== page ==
May-June 2003

Linkages Of Love

By Sister Josefina Estremera DC

On April 20, 1999, a fishing boat from Mindoro was wrecked during a storm. On board were the fishermen and some family members. Pepito Mateo and his son Jimmy survived by clinging to a bamboo pole for three days and nights till rescued by a Taiwanese ship. The Singaporean skipper and Filipino crew took care of the two until they docked five days later in Pattaya, Thailand’s popular tourist resort.

Two of the Philippine Embassy staff met Pepito and Jimmy and immediately took them to the Camillian Hospital in Bangkok. They were badly sun burnt. Jimmy had small wounds caused by fish bites all over his legs and Pepito had a large wound on his right foot from being struck by a plank.

A Love That Forgives

By Anton Meemana

Anton Meemana’s article, Long day’s Journey into Light, appeared in Misyon in November-December 2001. He wrote there about growing up in Sri Lanka, how he became a Marxist, and how a Catholic nun helped him to come to the Philippines where he was eventually to discover Jesus Christ. Here he reflects on God’s love for him and the demands of that love.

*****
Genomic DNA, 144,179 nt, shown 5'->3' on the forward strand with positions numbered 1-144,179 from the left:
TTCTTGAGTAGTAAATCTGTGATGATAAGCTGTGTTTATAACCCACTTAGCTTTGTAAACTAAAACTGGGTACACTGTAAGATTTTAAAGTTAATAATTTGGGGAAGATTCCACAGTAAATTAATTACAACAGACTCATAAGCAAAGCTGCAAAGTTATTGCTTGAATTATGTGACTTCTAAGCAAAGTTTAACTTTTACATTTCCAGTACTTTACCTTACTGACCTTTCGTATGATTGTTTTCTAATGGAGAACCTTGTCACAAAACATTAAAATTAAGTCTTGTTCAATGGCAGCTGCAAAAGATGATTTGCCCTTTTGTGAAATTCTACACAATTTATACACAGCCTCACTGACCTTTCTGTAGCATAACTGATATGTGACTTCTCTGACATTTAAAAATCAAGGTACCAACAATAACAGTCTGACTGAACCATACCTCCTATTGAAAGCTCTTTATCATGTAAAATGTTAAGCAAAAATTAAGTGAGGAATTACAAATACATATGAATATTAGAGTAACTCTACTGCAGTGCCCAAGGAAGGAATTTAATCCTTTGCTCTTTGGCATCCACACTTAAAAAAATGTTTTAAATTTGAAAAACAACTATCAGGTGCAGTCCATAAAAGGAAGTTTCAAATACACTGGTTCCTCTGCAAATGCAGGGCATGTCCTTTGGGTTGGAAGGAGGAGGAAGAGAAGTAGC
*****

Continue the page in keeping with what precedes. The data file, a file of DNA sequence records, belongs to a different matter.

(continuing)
Anton

When I reflect on my 13 years in the Philippines there are certain things beyond any rational explanation. Why the Philippines? Why not Malaysia or Indonesia or Taiwan or some other country? I didn’t know a single Filipino when I arrived in 1989 and had only $ 250 in my pocket. How did I survive for thirteen years?

Paraguayan “Barquillos”

By Sr Amelia Bublo SSpS

I first set foot on Paraguayan soil on July 26, 1986, the feast of Sts Joachim and Anne. Next day I was invited to the blessing of a new Benedictine monastery in Misiones, a four-hour drive from Asunción, the capital. Despite my jet lag I left at 3:30 am with the other sisters. I couldn’t argue with them, as the only Spanish I knew was “Si” and “No.”

Nine bishops from Argentina, Brazil and Paraguay itself concelebrated Mass on this grand occasion. I didn’t understand a word but followed the advice given to new missionaries everywhere, “Observe and keep silent.” Shortly after that I went to another town, nine hours away. We were attending the wake of a student who’d had a tragic death. There was no electricity there so the people used candles or petromax and kerosene lamps.